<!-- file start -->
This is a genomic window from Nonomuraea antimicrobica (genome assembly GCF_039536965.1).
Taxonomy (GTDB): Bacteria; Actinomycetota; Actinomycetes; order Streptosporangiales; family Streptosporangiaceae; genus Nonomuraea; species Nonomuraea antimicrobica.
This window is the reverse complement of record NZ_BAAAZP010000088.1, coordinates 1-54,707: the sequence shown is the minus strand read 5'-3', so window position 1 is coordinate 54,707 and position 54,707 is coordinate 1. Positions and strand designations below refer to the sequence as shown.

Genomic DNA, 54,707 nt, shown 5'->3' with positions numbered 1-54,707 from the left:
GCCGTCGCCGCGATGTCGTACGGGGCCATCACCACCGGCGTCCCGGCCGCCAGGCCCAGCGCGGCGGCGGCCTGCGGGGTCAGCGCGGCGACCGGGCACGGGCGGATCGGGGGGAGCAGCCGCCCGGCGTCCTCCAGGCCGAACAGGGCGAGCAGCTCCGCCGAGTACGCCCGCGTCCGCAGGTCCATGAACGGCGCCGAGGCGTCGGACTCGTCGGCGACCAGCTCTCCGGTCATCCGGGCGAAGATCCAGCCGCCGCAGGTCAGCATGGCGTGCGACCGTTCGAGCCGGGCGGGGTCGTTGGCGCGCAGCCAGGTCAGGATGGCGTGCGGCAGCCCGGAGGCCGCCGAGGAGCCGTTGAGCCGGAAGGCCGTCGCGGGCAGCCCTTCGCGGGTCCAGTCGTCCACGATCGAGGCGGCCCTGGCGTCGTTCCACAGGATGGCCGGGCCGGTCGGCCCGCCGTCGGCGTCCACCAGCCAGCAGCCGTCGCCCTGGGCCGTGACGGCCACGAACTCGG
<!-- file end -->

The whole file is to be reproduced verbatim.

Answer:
This is a genomic window from Nonomuraea antimicrobica (genome assembly GCF_039536965.1).
Taxonomy (GTDB): Bacteria; Actinomycetota; Actinomycetes; order Streptosporangiales; family Streptosporangiaceae; genus Nonomuraea; species Nonomuraea antimicrobica.
This window is the reverse complement of record NZ_BAAAZP010000088.1, coordinates 1-54,707: the sequence shown is the minus strand read 5'-3', so window position 1 is coordinate 54,707 and position 54,707 is coordinate 1. Positions and strand designations below refer to the sequence as shown.

Genomic DNA, 54,707 nt, shown 5'->3' with positions numbered 1-54,707 from the left:
GCCGTCGCCGCGATGTCGTACGGGGCCATCACCACCGGCGTCCCGGCCGCCAGGCCCAGCGCGGCGGCGGCCTGCGGGGTCAGCGCGGCGACCGGGCACGGGCGGATCGGGGGGAGCAGCCGCCCGGCGTCCTCCAGGCCGAACAGGGCGAGCAGCTCCGCCGAGTACGCCCGCGTCCGCAGGTCCATGAACGGCGCCGAGGCGTCGGACTCGTCGGCGACCAGCTCTCCGGTCATCCGGGCGAAGATCCAGCCGCCGCAGGTCAGCATGGCGTGCGACCGTTCGAGCCGGGCGGGGTCGTTGGCGCGCAGCCAGGTCAGGATGGCGTGCGGCAGCCCGGAGGCCGCCGAGGAGCCGTTGAGCCGGAAGGCCGTCGCGGGCAGCCCTTCGCGGGTCCAGTCGTCCACGATCGAGGCGGCCCTGGCGTCGTTCCACAGGATGGCCGGGCCGGTCGGCCCGCCGTCGGCGTCCACCAGCCAGCAGCCGTCGCCCTGGGCCGTGACGGCCACGAACTCGG